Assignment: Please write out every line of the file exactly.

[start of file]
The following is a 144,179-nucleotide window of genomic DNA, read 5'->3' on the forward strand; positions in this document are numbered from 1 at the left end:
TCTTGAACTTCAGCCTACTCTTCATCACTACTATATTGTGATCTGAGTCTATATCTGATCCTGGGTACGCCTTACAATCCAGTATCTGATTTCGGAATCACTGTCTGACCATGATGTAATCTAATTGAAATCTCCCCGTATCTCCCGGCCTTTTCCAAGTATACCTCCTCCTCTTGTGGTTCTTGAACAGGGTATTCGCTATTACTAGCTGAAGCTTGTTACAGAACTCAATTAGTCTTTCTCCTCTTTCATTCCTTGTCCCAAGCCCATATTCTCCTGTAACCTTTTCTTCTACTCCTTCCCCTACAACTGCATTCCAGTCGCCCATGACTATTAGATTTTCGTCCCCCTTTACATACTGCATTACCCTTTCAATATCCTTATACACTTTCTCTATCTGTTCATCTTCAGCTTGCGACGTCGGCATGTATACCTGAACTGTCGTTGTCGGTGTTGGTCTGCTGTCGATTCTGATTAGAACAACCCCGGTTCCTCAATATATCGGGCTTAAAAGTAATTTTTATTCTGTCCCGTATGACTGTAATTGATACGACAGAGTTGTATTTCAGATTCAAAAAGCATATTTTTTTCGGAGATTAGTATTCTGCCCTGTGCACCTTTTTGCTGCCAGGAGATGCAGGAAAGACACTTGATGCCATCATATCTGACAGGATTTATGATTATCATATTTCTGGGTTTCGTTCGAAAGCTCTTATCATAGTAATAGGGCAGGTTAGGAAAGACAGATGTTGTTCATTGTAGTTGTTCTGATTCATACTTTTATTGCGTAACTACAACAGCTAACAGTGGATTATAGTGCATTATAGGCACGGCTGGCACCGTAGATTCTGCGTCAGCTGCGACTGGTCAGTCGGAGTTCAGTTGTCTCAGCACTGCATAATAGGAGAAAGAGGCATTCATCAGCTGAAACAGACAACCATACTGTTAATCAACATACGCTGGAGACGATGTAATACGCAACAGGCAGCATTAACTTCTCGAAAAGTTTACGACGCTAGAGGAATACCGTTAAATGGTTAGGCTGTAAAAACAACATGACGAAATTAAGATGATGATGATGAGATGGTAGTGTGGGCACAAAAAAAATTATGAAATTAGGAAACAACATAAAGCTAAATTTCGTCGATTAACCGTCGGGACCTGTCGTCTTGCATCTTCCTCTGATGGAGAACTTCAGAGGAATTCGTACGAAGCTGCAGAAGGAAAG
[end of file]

The following is a 144,179-nucleotide window of genomic DNA, read 5'->3' on the forward strand; positions in this document are numbered from 1 at the left end:
TCTTGAACTTCAGCCTACTCTTCATCACTACTATATTGTGATCTGAGTCTATATCTGATCCTGGGTACGCCTTACAATCCAGTATCTGATTTCGGAATCACTGTCTGACCATGATGTAATCTAATTGAAATCTCCCCGTATCTCCCGGCCTTTTCCAAGTATACCTCCTCCTCTTGTGGTTCTTGAACAGGGTATTCGCTATTACTAGCTGAAGCTTGTTACAGAACTCAATTAGTCTTTCTCCTCTTTCATTCCTTGTCCCAAGCCCATATTCTCCTGTAACCTTTTCTTCTACTCCTTCCCCTACAACTGCATTCCAGTCGCCCATGACTATTAGATTTTCGTCCCCCTTTACATACTGCATTACCCTTTCAATATCCTTATACACTTTCTCTATCTGTTCATCTTCAGCTTGCGACGTCGGCATGTATACCTGAACTGTCGTTGTCGGTGTTGGTCTGCTGTCGATTCTGATTAGAACAACCCCGGTTCCTCAATATATCGGGCTTAAAAGTAATTTTTATTCTGTCCCGTATGACTGTAATTGATACGACAGAGTTGTATTTCAGATTCAAAAAGCATATTTTTTTCGGAGATTAGTATTCTGCCCTGTGCACCTTTTTGCTGCCAGGAGATGCAGGAAAGACACTTGATGCCATCATATCTGACAGGATTTATGATTATCATATTTCTGGGTTTCGTTCGAAAGCTCTTATCATAGTAATAGGGCAGGTTAGGAAAGACAGATGTTGTTCATTGTAGTTGTTCTGATTCATACTTTTATTGCGTAACTACAACAGCTAACAGTGGATTATAGTGCATTATAGGCACGGCTGGCACCGTAGATTCTGCGTCAGCTGCGACTGGTCAGTCGGAGTTCAGTTGTCTCAGCACTGCATAATAGGAGAAAGAGGCATTCATCAGCTGAAACAGACAACCATACTGTTAATCAACATACGCTGGAGACGATGTAATACGCAACAGGCAGCATTAACTTCTCGAAAAGTTTACGACGCTAGAGGAATACCGTTAAATGGTTAGGCTGTAAAAACAACATGACGAAATTAAGATGATGATGATGAGATGGTAGTGTGGGCACAAAAAAAATTATGAAATTAGGAAACAACATAAAGCTAAATTTCGTCGATTAACCGTCGGGACCTGTCGTCTTGCATCTTCCTCTGATGGAGAACTTCAGAGGAATTCGTACGAAGCTGCAGAAGGAAAG